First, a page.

Take Another Look … at Christian Unity

 — Apr. 30, 199730 avril 1997

Ecumenism is not an appendix to the Church’s mission. Rather the search for Christian unity touches the very heart of what it means to be a disciple in the modern world. As Christian people, and as a Church, our ecumenical vocation calls us to examine our relationships with all who bear the name of Christ. In humility, and with integrity, we must be prepared to confess our failures and our sins of disunity, and forgive those of our Christian brothers and sisters where they have sinned against us.

These principles described above are the insight and commitment of the Catholic Church expressed at the Second Vatican Council and repeated in a number of other forums since. Our formal commitment and collected energies as a Church have strongly influenced the ecumenical agenda, and given a needed boost to the search for Christian unity in our day.

In the 1990’s and into the early decades of the next century, the primary ecumenical relationships for our church will deepen but will not lead to full communion. Many Catholics are disappointed by the lack of progress in ecumenical affairs, “Can’t we see that they’re Christian just like us” we say. Certainly, and this leads to a very significant change in our attitude and practices with regard to other churches. But being Christian, sharing in the one baptism and one Lord does not necessarily mean we share in one faith.

Our faith and that of our Christian friends is a lot more than: “Jesus loves me, this I know, for the Bible tells me so.” Our understanding of sacraments, salvation, community, authority, and so many other doctrines have developed independently for some four or five hundred years. It should be expected that fifty, sixty, seventy, even one hundred years will be needed to lead to full unity of faith, and thus full communion. In the interim, a committed and concerted effort to maintain the ecumenical vision is essential. This is the vocation to which Vatican II and the recent Papal encyclical “Ut Unum Sint” called us.

However, our ecumenical report card is not without its cautions. While the Church leadership speaks loudly of a commitment to reforming the Church to reflect visible unity, the words rarely translate into action. Nobody would suggest that true ecumenical advance is possible without acting with integrity. But, when “integrity” becomes an excuse for inaction, Christian unity becomes associated with the radical fringe of the church. In fact, “integrity” calls us to act boldly and conscientiously, to seek imaginatively for new ways of being church. Integrity calls us to address questions that are painful, to dig up unhappy memories, to admit to our sins against unity. Very few of us are prepared to do this.

Frequently the explanation is given that raising certain issues, and addressing certain questions, will scandalize the faithful. As others have pointed out quite well, nothing scandalizes more than leaders who fear the burdens of leadership. Catholics are already scandalized. Like their Christian friends and neighbours, Catholics are appalled at the divisions of the churches. When this sometimes leads to ignoring real issues that separate, it is a problem. When it becomes an obstacle to leadership, it is deplorable. The best course to steer is somewhere between these two extremes.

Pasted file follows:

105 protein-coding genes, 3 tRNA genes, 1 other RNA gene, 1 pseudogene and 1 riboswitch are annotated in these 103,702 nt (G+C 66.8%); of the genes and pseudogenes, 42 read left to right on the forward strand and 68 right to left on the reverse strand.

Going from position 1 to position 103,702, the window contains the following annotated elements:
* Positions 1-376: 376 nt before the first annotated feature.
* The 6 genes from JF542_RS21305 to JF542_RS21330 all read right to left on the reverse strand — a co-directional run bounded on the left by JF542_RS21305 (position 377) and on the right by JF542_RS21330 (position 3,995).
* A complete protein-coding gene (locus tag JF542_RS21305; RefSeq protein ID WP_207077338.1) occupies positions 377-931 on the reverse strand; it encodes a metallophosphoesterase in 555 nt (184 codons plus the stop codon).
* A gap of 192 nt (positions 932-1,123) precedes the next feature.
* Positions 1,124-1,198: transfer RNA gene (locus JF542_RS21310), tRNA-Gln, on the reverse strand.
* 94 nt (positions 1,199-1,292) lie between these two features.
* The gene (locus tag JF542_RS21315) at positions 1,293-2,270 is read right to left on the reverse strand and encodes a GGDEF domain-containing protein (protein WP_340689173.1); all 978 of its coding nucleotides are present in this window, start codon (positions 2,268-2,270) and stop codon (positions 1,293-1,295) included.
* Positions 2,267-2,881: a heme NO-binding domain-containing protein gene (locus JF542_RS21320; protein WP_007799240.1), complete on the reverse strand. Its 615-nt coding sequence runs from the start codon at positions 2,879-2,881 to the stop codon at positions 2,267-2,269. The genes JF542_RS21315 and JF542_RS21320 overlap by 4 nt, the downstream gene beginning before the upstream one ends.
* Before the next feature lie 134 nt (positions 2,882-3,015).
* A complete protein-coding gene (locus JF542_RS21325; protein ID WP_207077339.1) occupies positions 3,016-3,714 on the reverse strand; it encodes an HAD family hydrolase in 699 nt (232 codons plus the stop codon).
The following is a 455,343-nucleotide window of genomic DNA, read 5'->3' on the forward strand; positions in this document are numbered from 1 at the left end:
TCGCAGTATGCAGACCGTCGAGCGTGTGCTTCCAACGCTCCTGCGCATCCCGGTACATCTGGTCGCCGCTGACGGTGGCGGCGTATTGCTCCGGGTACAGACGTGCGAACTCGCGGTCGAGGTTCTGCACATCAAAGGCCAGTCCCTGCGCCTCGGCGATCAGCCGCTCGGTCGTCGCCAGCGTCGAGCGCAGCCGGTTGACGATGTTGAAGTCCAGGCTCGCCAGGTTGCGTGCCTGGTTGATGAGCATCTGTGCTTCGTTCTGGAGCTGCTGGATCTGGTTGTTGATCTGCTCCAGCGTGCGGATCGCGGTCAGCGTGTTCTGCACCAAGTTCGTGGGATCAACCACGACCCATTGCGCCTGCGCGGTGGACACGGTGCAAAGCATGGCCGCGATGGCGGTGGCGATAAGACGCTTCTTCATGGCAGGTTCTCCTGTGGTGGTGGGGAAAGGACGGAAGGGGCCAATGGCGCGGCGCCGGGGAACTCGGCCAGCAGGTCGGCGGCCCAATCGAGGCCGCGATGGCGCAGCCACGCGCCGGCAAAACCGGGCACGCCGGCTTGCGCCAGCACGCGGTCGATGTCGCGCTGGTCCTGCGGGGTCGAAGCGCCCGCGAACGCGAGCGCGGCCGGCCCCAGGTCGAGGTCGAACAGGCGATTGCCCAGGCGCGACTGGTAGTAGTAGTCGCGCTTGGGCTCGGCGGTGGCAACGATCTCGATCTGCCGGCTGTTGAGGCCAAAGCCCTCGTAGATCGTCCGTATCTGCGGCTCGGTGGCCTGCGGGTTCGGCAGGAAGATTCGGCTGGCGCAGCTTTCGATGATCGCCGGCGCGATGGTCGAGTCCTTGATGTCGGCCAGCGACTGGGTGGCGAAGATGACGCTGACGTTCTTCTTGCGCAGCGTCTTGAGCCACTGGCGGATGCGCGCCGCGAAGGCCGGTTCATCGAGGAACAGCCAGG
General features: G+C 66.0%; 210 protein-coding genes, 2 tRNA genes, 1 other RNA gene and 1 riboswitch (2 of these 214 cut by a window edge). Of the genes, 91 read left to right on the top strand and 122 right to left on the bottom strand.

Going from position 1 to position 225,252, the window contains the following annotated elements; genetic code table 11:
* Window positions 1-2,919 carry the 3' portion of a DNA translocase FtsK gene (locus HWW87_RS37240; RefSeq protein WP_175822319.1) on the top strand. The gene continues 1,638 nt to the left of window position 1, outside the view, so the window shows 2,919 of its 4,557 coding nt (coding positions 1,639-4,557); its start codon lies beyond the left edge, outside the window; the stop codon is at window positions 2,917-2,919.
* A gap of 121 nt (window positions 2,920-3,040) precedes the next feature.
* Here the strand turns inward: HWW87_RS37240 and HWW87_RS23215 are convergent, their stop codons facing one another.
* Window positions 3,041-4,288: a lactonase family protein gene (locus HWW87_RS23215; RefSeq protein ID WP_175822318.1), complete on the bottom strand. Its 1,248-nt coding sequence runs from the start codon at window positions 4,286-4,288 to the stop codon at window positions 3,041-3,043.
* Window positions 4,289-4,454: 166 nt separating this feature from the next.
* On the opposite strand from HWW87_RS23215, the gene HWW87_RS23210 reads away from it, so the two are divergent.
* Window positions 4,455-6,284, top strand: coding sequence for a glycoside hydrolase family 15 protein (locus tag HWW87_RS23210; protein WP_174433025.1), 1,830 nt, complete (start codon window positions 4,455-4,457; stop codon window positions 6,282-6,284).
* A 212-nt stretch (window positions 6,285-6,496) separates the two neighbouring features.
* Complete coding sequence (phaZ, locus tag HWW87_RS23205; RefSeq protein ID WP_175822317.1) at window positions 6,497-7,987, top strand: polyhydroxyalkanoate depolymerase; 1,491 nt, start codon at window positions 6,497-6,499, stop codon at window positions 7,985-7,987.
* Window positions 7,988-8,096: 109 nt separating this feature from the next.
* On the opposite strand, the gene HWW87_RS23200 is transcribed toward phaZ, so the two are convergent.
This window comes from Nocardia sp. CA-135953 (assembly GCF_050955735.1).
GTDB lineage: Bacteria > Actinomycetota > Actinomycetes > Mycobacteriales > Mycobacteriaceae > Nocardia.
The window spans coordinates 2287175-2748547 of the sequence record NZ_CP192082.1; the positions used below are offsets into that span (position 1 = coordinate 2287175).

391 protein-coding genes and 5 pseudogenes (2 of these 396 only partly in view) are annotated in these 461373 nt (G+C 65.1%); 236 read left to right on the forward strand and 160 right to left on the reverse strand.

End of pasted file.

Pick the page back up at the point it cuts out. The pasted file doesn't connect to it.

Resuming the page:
The really tough questions today are not doctrinal but pastoral. Despite doctrinal differences we are on the way to real convergence. After all, human inquiry into the mystical ultimately leads to mystery. In the face of mystery, we all fall silent.

Pastoral questions, on the other hand, are serious issues that transcend our denominationally straight lines. The same pastoral problems and questions arise in all churches, and solutions are shared across the church spectrum. Where issues such as homosexuality divide one church, they probably also divide others. Various movements within one church find common cause with those in other churches. Some might say that there no longer truly is denominational difference. In the late twentieth century it is ideology that divides us. There are liberals and conservatives, liturgists and proponents of free prayer, theologically orthodox and charismatics. Yet none of these categories are mutually exclusive. A late nineteenth century Catholic might have shuddered at the “anarchy” while a “post-modernist” will revel in the diversity.

So the second task of contemporary ecumenism is to keep the doors open within the church as well as between the churches. The marks of true ecumenism are openness to the views of others, recognition that there is something we need to learn from others, and an acceptance of diversity as an expression of the fullness of the church.

Interestingly, all of these attributes are part of the Canadian spirit. Surely, with our experience of diversity, we can contribute something to the wider church around the world through our authentically Christian and authentically Canadian approach to unity amid diversity?

Posted: Apr. 30, 1997 • Permanent link: ecumenism.net/?p=6336
Categories: OpinionIn this article: Christian unity, ecumenism
Transmis : 30 avril 1997 • Lien permanente : ecumenism.net/?p=6336
Catégorie : OpinionDans cet article : Christian unity, ecumenism

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